While advisors aim to promote student choice in an advising context, this aim is restricted due to the realities of campus policies, procedures, and major requirements. In some scenarios, students do not have a choice. Advisors are expected to know and interpret these requirements to students. 

Coaches aim to promote student learning, growth, and development by choice, but it varies drastically in higher education because of a lack of standards. Coaches are not positioned to provide expertise in policies, procedures, or requirements. Every student meeting looks different based on how the student wants to grow. If a student does not want to work on time management, the coach does not force this topic even when they know it is the best for the student’s success. If a coach forces a discussion about time management, the student is unlikely to follow through with implementation. Trained coaches know this and must help students build motivation and self-awareness to recognize and decide for themselves what changes they want to make.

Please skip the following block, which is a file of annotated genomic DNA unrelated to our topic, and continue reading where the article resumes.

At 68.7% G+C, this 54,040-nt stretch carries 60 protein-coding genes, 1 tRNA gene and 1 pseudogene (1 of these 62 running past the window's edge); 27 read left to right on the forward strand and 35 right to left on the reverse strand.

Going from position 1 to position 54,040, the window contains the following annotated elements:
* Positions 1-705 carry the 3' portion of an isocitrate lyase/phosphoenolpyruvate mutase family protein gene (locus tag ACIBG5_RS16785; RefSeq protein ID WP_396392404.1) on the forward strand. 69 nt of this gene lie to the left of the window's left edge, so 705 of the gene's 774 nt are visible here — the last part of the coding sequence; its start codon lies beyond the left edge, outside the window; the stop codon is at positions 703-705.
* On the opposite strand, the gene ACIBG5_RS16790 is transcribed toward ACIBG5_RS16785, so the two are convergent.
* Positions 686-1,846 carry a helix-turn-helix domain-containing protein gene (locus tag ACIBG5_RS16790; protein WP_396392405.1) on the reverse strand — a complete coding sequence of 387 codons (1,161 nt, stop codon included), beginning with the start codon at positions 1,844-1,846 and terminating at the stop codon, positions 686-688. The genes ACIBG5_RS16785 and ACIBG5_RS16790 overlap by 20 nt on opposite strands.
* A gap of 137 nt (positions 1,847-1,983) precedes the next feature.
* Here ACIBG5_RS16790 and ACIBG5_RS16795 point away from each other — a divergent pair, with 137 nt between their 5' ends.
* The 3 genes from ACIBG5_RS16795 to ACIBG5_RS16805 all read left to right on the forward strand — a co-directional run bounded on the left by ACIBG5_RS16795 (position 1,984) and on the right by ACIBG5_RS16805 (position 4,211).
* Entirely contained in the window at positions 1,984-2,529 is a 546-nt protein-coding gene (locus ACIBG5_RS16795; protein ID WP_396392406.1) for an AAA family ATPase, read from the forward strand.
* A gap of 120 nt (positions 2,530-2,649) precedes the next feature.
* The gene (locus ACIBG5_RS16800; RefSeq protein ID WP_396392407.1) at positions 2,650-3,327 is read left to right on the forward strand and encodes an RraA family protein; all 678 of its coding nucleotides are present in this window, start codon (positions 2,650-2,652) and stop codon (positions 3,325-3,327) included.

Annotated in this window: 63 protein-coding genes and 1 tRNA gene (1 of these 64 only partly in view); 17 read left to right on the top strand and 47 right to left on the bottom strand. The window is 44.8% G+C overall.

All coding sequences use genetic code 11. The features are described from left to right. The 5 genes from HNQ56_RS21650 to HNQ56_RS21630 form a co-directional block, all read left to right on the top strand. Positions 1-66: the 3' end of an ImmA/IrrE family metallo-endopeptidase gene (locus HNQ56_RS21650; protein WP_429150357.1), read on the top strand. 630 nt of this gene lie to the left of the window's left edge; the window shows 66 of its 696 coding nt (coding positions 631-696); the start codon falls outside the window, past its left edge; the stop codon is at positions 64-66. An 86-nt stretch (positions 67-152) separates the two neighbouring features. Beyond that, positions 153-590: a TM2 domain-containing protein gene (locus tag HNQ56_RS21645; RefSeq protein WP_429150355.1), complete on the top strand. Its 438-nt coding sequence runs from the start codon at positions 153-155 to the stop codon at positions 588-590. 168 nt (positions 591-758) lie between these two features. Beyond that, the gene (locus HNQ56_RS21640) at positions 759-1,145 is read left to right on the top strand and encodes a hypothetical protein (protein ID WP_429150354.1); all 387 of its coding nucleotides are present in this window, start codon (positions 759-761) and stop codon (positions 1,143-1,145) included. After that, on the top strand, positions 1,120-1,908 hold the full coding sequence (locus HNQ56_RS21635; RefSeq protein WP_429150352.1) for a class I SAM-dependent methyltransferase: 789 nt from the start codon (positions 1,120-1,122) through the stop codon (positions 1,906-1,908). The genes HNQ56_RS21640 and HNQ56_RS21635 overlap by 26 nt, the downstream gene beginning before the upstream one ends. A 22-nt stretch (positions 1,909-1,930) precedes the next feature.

Power dynamics

Advisors have the capacity to approve whether or not a student can take a specific class or even graduate. While advisors may not create this power difference, they ultimately have to relay messages back to students about what they can or cannot do during their degree program. 

Coaches must break down barriers by building strong relationships with students to challenge these power dynamics.  Strong relationships are essential to coaching in order to make progress. While helpful and ideal, a strong advising relationship is not essential and can be challenging to establish given their positions as experts and the limited time they have to engage with students.